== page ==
On the wooden kitchen table, there were three bowls of porridge. Goldilocks was rather hungry. She tasted the porridge from the first bowl.
“This porridge is just too hot!”
Next, she tasted the porridge from the second bowl.
“This porridge is just too cold,”
So, she tasted the last bowl of porridge.
“Yum, this porridge is just right,”
she said with a cheeky grin as she winked and ate it all up.
Do you remember one of the better-known fairy tales, Goldilocks and the Three Bears? So, what was Goldilocks presented with in the fairy-tale? Three bowls of porridge which were “too hot”, “too cold”, and “just right”.
The Goldilocks Effect can be expanded to use as a marketing technique. It simply involves presenting users with multiple choices, with the intention of priming them for the ideal option. It is a marketing concept that has been used in big brands for decades, sometimes with breathtaking results. A good example is McDonald’s; in a research study by Sharpe, Staelin and Huber (2008), they asked consumers to choose between a range of different sized drink options. No matter what the sizes were on offer, 80% of the consumers chose the medium option.
When it comes to advertising and marketing, giving consumers options makes them feel empowered, and this is why the Goldilocks Effect is a holy grail for marketing. Not only does it prime users into buying a particular option, it actually makes them more likely to make a decision in the first place. For example, in 1992, Panasonic decided to add a premium product to its line of microwave ovens, for the price of $199.99. The two existing microwaves in the line were priced at $179.99 and $109.99.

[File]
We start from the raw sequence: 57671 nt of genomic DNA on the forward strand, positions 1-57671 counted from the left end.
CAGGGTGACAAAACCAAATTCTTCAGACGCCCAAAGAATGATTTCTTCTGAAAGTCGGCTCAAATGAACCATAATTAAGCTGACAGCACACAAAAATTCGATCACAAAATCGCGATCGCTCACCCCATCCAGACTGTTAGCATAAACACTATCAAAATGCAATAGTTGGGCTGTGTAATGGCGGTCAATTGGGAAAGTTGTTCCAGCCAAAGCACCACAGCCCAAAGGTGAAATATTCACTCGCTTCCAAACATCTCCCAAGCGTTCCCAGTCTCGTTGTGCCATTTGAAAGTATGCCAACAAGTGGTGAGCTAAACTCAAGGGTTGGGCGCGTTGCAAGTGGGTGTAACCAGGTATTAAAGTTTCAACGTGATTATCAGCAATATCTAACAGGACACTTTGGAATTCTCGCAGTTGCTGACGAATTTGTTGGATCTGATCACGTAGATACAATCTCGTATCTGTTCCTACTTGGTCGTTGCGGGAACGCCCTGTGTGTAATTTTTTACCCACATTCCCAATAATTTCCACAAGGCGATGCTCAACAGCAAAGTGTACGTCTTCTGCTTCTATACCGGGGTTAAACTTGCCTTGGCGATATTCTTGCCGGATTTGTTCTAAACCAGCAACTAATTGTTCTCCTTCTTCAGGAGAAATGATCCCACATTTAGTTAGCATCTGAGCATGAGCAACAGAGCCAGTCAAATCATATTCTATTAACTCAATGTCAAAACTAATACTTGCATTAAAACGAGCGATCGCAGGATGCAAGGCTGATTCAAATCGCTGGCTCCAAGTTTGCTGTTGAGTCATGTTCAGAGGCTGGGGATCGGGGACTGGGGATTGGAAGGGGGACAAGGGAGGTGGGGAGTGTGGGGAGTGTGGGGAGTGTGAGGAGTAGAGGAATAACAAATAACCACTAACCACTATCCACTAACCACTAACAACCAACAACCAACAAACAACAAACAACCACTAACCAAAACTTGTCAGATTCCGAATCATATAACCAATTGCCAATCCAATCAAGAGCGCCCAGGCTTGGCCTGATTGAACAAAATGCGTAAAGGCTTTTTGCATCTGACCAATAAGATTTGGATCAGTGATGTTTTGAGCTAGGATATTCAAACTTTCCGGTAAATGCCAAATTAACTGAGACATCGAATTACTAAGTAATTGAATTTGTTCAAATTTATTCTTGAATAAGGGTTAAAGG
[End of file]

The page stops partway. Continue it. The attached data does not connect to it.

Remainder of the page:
The result: sales of the medium-priced $179.99 microwave dramatically increased, helping Panasonic increase its market share to 60%. The lesson is that the Goldilocks Effect can pay huge dividends, even in the setting of expensive hi-tech consumer goods.
It is also a technique we have seen and maybe even fallen for on digital every day. Brands and websites use the effect in their pricing, like the examples below.
Looks familiar right? Can you recall how many times you chose the middle package simply because you didn’t want to buy the rather expensive package or go for the cheaper and therefore basic version?
In closing, the Goldilocks Effect is easy to implement, extremely subtle, and on the whole, produces compelling results. Ultimately, it is a prime example of marketing theory being implemented in a beautifully simplistic way.